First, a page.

Article: article from journal or magazin.
Life history analysis of integrative and conjugative element activation in growing microcolonies of Pseudomonas.
Journal of Bacteriology
Publication types: Journal Article ; Research Support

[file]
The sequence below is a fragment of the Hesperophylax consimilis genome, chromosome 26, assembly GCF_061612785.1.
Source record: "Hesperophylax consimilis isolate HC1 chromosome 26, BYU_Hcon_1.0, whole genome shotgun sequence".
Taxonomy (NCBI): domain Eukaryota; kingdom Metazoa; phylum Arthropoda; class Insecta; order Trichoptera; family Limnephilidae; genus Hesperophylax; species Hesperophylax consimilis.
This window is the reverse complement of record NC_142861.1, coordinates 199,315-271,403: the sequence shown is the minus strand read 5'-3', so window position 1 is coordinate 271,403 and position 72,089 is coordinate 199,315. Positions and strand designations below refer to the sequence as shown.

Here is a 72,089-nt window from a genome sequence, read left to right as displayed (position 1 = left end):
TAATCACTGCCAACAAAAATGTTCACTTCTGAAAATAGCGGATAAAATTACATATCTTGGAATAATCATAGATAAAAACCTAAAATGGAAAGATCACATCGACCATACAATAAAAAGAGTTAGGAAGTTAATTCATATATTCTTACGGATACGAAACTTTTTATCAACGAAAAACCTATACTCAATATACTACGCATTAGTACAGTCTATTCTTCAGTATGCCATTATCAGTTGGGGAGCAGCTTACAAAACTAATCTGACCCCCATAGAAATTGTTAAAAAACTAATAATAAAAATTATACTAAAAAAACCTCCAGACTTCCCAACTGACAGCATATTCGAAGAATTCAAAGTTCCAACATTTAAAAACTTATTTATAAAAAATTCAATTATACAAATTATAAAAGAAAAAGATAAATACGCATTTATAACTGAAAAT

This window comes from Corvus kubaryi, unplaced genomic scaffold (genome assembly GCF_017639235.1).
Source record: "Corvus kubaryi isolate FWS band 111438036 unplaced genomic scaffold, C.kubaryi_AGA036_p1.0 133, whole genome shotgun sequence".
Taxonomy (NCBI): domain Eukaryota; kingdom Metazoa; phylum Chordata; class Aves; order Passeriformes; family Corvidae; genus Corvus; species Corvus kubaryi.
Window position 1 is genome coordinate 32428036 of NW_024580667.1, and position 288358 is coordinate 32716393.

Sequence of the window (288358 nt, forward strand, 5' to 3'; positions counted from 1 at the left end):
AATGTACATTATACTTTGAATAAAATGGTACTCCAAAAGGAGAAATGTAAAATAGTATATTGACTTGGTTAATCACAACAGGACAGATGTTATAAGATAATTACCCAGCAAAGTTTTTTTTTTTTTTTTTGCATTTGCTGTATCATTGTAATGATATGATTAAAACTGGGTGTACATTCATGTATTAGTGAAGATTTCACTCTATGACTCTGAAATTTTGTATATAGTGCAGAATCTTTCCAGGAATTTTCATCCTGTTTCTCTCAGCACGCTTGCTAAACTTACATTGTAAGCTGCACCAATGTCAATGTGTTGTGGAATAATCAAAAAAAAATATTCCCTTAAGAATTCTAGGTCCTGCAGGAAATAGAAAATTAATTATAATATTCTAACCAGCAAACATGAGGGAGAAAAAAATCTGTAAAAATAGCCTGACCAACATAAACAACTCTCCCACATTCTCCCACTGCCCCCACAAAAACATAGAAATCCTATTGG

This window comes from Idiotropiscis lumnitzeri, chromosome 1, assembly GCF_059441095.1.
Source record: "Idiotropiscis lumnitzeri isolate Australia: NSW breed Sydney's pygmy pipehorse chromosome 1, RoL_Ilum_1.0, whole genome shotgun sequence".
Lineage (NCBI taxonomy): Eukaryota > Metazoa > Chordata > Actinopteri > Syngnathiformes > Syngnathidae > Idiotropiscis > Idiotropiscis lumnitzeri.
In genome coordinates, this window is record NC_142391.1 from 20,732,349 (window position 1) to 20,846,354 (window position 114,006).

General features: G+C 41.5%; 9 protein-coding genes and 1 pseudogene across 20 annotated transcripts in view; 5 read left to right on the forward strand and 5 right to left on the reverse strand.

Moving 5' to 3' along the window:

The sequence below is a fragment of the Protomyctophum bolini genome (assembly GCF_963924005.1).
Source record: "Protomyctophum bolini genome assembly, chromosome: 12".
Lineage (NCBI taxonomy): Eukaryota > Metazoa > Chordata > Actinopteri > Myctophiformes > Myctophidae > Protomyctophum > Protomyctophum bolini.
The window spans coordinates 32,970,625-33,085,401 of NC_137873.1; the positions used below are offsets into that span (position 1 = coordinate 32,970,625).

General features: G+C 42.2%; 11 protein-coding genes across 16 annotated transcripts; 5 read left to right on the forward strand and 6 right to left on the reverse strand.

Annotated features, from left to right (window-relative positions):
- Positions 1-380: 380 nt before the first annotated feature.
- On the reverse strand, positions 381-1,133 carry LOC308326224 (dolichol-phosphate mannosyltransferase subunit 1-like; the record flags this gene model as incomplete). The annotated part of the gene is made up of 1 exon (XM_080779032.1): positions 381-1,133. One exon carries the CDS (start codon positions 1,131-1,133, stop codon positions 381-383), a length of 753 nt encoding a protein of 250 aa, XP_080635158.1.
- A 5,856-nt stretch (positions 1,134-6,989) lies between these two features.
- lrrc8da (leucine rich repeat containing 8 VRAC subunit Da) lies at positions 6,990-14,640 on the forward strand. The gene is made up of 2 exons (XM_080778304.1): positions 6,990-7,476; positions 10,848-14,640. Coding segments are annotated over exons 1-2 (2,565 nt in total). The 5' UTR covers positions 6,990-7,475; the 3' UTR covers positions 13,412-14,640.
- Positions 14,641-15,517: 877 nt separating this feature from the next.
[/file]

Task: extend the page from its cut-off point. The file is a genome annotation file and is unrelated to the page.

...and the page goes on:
Integrative and conjugative elements (ICE) are in some ways parasitic mobile DNA that propagate vertically through replication with the bacterial host chromosome but at low frequencies can excise and invade new recipient cells through conjugation and reintegration (horizontal propagation). The factors that contribute to successful horizontal propagation are not very well understood. Here, we study the influence of host cell life history on the initiation of transfer of a model ICE named ICEclc in bacteria of the genus Pseudomonas. We use time-lapse microscopy of growing and stationary-phase microcolonies of ICEclc bearing cells in combination with physiological staining and gene reporter analysis in stationary-phase suspended cells. We provide evidence that cell age and cell lineage are unlikely to play a role in the decision to initiate the ICEclc transfer program. In contrast, cells activating ICEclc show more often increased levels of reactive oxygen species and membrane damage than nonactivating cells, suggesting that some form of biochemical damage may make cells more prone to ICEclc induction. Finally, we find that ICEclc active cells appear spatially at random in a microcolony, which may have been a selective advantage for maximizing ICEclc horizontal transmission to new recipient species.
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